Personalized therapy may improve the treatment of many diseases in the future. Cancer medicine in particular has made significant progress in recent years. Applications of artificial intelligence (AI) will allow tailoring of more targeted personalized therapies. New, AI-based therapies require a flexible and secure legal framework to reach patients quickly and safely. In their paper published today in the Nature Portfolio journal “NPJ Precision Oncology,” researchers from Dresden, Leipzig, Marburg and Paris provide an overview of potential AI-based applications for personalized cancer medicine and the associated regulatory challenges. They stress that the current strict and slow approval requirements hinder technological progress and argue for an adaptation of existing regulations.
The application of AI in precision oncology has so far been limited to the development of new drugs and has had limited impact on the personalization of therapy. New AI-based approaches are increasingly being applied to the planning and implementation of personalized medicine and cell therapy. Therapies can be adapted to the needs of individual patients – for example to improve efficacy and dosage, reduce toxicity, develop combination therapies and even personalize pre-clinical cell therapies based on their molecular characteristics.
AI-based healthcare is developing continuously and at an increasing pace. It can assist doctors in decision making and treatment planning as well as early multi-cancer accuracy diagnosis. Other potential applications include the design of new types of personalized medical products, medication companion apps for patients and the use of so-called “digital twins”. The latter use patient data in near real time through simulation and modeling to enable more precise diagnosis and tailor treatments to individual needs. Advancing these products through the regulatory pathway is extremely challenging. They combine technologies regulated by different legal frameworks and regulatory agencies and are so novel that they are not well addressed in current legislation. It can already be assumed that current approval conditions will quickly make clinical application difficult.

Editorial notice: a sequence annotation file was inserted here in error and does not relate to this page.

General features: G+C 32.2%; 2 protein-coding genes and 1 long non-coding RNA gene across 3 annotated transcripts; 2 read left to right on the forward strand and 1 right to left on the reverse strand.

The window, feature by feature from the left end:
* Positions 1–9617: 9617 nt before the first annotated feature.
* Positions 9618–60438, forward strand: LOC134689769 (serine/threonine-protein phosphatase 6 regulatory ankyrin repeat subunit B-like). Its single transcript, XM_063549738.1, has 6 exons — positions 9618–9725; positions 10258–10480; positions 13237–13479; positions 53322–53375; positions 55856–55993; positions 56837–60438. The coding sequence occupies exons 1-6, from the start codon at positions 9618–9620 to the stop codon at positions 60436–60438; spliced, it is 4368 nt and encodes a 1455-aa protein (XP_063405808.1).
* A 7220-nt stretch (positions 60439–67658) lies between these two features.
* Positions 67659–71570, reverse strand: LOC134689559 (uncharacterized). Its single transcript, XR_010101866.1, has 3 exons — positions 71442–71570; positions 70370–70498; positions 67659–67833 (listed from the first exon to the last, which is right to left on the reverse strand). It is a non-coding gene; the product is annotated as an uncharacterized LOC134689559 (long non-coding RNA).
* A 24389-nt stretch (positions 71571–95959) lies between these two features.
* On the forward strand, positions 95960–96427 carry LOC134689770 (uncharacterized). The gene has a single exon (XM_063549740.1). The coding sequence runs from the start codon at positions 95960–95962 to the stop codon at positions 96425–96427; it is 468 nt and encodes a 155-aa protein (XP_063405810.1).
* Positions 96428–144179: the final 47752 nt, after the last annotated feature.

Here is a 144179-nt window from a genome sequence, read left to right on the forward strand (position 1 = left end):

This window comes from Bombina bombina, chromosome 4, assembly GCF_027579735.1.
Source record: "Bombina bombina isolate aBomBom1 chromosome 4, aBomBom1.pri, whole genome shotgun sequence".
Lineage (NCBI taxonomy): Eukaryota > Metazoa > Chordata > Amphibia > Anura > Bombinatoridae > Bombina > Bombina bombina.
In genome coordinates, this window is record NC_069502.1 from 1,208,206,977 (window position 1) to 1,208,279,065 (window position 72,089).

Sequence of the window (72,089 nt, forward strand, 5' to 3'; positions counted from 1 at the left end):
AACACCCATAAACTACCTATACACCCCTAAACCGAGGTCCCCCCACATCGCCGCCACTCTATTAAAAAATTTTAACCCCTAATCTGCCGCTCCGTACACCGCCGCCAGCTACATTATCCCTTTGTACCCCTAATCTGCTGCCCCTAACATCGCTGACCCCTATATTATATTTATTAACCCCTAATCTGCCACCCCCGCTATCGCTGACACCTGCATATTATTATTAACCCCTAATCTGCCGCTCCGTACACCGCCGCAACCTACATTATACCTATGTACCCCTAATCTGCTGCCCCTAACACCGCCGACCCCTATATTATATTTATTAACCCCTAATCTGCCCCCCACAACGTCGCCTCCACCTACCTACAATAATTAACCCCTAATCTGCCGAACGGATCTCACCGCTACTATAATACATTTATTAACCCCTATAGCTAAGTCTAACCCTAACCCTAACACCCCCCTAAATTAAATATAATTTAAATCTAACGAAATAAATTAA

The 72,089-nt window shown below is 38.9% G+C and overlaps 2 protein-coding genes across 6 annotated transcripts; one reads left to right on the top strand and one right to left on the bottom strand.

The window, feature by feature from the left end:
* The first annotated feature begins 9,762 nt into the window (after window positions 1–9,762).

Making the approval process more agile in the future
The publication identifies two major challenges: lawmakers and regulatory agencies underestimate the importance of developing technologies in this field, as well as the extent of regulatory changes needed to make approval processes more agile in the future.
Current Regulations a real Blockers from AI-based personalized medicine. A fundamental change is needed to solve this problem.”
Stephen Gilbert, Professor of Medical Device Regulatory Science at the Else Kroner Fresenius Center for Digital Health at TU Dresden and University Hospital Carl Gustav Carus Dresden
The researchers therefore suggest, among other things, updating risk-benefit assessments for highly personalized treatment approaches. Solutions already established in the US can be adopted for certain classes of low-risk decision support for doctors in the EU. The authors also suggest that digital tools on the market allow for a more flexible approach to security and to establish suitable test platforms for on-market monitoring. A multi-tiered approach will help spread the burden of supervision and make assessments more relevant to patient safety.
Employees of the following institutions were involved in the publication: EKFZ for Digital Health at TU Dresden, University Hospital Carl Gustav Carus Dresden, Center for Scalable Data Analytics and Artificial Intelligence Dresden/Leipzig, Fraunhofer Institute for Cell Therapy and Immunology IZI (Leipzig), University of Leipzig Clinical Immunology Institute for, the University Clinic Marburg as well as the University Paris-Saclay (Paris/France) and the life science consultancy ProductLifeGroup.